Investing is little more than seeing opportunity when everyone else is terrified. The greatest time in US history to invest in the US stock market was between July 1932 and June 1933. The Dow was 295 in October 1929 when the market crashed. It hit a low of 41 in July 1932. That’s a decline of 87%.
Not a single market cheerleader can say what happened next. They know nothing of corrections or opportunity. Cheerleaders don’t even use the term “correction,” yet every investor knows that corrections are part and parcel of investing.
In July 1932, during the depths of the Depression, with the Dow at 41, a few brave souls realized that no market goes to zero and they invested. Barely a year later, the Dow was 108, up 150% during the worst part of the depression.
Moriarty notes that markets that decline between 87% and 91% will tend to have a countertrend rally of 150%.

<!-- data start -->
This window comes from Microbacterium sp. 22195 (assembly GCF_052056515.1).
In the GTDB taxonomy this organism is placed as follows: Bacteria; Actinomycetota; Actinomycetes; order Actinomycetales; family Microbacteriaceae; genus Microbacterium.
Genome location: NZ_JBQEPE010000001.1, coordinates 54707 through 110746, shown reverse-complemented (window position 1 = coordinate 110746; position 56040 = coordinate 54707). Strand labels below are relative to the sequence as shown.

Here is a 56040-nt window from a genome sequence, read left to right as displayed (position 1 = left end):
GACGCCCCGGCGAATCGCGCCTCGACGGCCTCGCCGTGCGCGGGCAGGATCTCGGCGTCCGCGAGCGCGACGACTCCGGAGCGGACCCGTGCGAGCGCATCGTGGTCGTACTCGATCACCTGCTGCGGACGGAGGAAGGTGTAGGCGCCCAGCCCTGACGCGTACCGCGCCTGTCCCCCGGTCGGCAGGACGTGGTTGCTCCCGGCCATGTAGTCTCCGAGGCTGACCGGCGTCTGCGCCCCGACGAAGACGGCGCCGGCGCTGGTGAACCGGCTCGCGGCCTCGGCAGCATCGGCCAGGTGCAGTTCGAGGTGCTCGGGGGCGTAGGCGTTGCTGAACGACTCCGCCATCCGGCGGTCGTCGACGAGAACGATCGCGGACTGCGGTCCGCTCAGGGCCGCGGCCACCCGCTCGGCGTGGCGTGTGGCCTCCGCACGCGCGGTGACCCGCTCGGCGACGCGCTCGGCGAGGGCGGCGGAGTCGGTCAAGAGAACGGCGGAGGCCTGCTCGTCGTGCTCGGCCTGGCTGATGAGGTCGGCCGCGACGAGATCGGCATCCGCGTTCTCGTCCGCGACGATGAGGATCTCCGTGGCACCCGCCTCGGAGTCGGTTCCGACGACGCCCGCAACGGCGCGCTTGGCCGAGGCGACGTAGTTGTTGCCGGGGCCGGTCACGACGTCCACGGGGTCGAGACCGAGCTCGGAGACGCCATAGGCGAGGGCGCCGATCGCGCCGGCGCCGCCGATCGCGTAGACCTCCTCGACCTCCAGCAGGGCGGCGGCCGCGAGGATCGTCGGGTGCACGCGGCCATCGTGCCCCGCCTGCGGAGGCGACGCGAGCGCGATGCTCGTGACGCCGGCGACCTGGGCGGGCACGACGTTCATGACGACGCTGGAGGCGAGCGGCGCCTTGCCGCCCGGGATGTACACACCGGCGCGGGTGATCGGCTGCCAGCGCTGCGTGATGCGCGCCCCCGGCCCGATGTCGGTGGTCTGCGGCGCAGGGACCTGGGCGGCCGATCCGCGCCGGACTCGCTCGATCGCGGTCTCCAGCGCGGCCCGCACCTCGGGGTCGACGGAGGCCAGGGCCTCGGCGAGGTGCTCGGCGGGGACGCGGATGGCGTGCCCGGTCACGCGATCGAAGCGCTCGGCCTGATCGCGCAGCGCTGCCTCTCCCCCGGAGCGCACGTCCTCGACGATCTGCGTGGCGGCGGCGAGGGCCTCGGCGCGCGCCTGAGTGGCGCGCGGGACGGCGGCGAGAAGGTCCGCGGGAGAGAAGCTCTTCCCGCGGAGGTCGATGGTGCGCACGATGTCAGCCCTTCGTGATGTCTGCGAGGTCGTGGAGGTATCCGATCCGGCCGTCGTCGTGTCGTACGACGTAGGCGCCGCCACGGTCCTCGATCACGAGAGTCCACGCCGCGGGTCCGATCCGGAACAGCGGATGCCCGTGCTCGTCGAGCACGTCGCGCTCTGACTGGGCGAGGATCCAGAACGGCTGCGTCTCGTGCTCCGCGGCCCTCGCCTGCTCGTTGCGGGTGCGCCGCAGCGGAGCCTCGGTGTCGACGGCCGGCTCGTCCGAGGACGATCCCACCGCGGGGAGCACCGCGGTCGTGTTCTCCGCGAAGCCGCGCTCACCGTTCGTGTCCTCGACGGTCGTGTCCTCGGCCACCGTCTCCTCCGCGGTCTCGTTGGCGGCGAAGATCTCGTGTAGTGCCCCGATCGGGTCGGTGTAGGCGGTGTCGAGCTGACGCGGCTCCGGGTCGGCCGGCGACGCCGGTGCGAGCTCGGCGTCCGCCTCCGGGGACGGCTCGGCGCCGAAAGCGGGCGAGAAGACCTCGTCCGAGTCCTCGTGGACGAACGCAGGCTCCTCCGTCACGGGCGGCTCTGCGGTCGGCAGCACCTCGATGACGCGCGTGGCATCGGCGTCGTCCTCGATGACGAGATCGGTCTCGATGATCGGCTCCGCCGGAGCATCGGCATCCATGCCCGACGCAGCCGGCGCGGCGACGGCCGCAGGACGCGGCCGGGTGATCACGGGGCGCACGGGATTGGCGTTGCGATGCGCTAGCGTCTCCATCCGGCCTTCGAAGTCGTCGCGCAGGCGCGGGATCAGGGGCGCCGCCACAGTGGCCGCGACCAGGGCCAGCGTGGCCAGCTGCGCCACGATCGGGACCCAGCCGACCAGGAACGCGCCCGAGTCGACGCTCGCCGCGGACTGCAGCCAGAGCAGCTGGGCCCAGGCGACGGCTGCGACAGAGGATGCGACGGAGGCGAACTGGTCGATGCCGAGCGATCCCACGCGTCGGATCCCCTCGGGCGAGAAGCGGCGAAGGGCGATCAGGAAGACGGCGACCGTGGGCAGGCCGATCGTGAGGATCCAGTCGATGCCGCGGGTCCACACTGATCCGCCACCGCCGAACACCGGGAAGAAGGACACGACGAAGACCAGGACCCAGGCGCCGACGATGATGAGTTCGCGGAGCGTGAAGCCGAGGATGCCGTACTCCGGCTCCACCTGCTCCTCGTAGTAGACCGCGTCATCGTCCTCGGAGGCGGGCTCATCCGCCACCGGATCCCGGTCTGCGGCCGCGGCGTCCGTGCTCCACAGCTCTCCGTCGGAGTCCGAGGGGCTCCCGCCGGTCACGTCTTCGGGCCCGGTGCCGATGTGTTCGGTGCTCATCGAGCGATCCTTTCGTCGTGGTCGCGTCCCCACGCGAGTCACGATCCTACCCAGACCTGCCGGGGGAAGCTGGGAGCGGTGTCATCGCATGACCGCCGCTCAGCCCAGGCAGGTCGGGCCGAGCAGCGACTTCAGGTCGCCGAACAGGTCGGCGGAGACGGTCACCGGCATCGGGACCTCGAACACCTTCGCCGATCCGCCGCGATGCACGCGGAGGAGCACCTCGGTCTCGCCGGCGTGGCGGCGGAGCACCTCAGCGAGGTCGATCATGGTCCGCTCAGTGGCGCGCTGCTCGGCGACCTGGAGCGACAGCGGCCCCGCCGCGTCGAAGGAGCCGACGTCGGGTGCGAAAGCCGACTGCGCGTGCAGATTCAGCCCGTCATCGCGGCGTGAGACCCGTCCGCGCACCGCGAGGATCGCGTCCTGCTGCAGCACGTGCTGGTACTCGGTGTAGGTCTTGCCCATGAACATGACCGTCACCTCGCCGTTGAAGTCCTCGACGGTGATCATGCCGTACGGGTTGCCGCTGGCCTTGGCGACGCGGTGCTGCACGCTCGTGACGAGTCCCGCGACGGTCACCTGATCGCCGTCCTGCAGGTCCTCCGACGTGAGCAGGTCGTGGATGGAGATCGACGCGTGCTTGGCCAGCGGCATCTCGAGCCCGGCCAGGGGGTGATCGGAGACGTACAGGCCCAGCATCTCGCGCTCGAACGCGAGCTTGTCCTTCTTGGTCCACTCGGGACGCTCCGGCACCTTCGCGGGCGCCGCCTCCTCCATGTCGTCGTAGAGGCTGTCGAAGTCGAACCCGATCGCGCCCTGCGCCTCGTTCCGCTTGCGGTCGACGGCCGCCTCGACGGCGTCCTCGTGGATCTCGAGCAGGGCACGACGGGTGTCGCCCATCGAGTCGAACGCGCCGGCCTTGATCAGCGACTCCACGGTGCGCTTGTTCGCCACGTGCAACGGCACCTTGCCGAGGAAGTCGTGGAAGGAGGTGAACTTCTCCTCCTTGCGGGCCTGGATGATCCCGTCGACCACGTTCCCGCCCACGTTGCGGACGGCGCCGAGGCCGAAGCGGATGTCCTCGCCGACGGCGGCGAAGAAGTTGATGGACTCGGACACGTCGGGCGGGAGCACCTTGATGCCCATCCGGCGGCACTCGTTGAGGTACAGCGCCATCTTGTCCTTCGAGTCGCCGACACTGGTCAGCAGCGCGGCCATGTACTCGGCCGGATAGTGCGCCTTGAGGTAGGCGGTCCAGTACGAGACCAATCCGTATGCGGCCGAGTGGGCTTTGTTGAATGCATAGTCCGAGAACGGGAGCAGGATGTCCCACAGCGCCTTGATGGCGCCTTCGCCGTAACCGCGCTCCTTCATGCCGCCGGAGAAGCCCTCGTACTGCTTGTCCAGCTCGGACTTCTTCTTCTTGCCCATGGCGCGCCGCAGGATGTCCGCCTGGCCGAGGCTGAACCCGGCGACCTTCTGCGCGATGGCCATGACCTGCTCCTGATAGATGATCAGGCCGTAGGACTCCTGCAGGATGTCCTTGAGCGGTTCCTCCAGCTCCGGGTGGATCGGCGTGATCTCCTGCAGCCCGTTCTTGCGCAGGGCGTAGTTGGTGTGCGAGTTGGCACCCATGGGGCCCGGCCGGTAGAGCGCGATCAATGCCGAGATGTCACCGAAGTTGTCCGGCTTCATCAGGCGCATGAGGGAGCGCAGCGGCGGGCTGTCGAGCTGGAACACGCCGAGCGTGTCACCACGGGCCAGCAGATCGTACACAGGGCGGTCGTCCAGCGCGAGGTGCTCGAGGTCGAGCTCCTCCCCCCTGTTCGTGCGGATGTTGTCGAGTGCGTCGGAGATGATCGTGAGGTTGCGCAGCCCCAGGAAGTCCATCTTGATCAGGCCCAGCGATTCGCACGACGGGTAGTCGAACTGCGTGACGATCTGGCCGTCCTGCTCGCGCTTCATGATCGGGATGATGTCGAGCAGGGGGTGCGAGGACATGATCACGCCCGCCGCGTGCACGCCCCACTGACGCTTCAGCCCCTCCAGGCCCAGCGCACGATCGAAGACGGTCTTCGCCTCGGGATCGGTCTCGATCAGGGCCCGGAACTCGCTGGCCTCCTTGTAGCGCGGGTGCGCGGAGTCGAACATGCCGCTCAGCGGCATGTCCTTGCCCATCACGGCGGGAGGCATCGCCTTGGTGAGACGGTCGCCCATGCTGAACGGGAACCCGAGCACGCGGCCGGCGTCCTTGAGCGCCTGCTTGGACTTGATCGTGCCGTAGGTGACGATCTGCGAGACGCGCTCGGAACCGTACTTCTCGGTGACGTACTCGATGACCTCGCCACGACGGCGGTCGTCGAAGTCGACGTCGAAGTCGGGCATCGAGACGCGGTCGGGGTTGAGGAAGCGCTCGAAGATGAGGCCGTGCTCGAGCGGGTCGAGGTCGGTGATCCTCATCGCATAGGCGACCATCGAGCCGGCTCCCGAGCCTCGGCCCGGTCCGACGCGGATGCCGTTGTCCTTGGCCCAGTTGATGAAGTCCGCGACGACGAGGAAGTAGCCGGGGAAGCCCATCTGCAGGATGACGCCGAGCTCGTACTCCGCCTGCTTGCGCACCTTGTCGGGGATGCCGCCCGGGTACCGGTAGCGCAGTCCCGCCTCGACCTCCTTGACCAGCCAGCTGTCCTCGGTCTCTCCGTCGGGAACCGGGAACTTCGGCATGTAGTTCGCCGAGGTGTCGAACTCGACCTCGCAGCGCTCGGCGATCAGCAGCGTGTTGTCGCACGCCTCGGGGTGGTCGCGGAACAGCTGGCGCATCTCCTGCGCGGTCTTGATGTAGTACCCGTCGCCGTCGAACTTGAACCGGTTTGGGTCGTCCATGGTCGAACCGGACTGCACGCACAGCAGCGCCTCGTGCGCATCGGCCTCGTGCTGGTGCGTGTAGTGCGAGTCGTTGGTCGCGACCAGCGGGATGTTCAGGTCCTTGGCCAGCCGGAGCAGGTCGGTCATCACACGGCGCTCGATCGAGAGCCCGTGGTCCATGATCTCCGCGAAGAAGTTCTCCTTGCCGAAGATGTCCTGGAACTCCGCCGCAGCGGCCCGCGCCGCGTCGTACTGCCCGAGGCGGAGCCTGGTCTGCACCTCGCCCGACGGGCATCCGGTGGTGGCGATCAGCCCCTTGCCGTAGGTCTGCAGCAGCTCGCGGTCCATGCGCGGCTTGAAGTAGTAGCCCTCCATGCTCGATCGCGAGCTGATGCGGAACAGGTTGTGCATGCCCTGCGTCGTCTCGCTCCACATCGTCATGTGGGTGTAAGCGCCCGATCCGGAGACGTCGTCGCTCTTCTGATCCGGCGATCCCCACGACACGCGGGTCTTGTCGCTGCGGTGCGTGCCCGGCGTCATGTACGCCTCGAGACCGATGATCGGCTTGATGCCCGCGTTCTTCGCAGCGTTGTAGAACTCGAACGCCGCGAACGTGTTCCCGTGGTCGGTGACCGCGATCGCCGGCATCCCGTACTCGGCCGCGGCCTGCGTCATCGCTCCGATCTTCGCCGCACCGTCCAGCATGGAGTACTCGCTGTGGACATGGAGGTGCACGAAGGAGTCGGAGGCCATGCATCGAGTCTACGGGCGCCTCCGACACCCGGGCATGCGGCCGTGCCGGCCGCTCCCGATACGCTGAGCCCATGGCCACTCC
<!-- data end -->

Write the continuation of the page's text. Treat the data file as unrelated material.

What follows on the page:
He has followed the platinum/gold spread for many years. Platinum is more rare than gold, and also more expensive to refine and mine. For most of history, platinum has sold at a premium to gold. At the start of 2012, gold climbed to a premium of $220 over platinum; by mid year, gold and platinum prices were virtually the same.
As of August 10, the spread is up to $227 with $1,620 gold and $1,393 platinum. If you sold 100 ounces of gold (one contract) and bought 100 ounces of platinum (two contracts) you would be betting on the spread to narrow.
Only three times in the last 25 years has platinum sold at a discount to gold. The spread may well widen, but the platinum/gold spread is a pretty sure bet
To read Bob Moriarty article: Pretty Sure Bets
BullionBuzz is a weekly eNewsletter that offers investors a quick snapshot of must-read news pertaining to the markets and precious metals. Continue reading
BullionBuzz is a weekly eNewsletter that offers investors a quick snapshot of must-read news pertaining to the markets and precious metals. This week: Euro: Current Course Is Leading to Disaster Continue reading
It’s a black or white issue: Either you own uncompromised bullion bars for which you have title documentation that are stored in secure allocated storage, or you have an unallocated account that can be settled in cash at the issuer’s discretion. Continue reading